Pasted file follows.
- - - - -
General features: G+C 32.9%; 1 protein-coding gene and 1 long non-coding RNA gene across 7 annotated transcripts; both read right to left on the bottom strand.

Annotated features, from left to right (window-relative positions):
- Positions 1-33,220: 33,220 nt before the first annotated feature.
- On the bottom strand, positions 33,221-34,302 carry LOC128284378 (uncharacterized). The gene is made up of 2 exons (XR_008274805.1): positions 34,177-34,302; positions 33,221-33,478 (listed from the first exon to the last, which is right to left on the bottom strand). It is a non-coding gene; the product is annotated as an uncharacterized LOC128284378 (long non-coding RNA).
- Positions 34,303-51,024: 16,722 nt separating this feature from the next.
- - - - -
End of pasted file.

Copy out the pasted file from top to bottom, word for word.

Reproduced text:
General features: G+C 32.9%; 1 protein-coding gene and 1 long non-coding RNA gene across 7 annotated transcripts; both read right to left on the bottom strand.

Annotated features, from left to right (window-relative positions):
- Positions 1-33,220: 33,220 nt before the first annotated feature.
- On the bottom strand, positions 33,221-34,302 carry LOC128284378 (uncharacterized). The gene is made up of 2 exons (XR_008274805.1): positions 34,177-34,302; positions 33,221-33,478 (listed from the first exon to the last, which is right to left on the bottom strand). It is a non-coding gene; the product is annotated as an uncharacterized LOC128284378 (long non-coding RNA).
- Positions 34,303-51,024: 16,722 nt separating this feature from the next.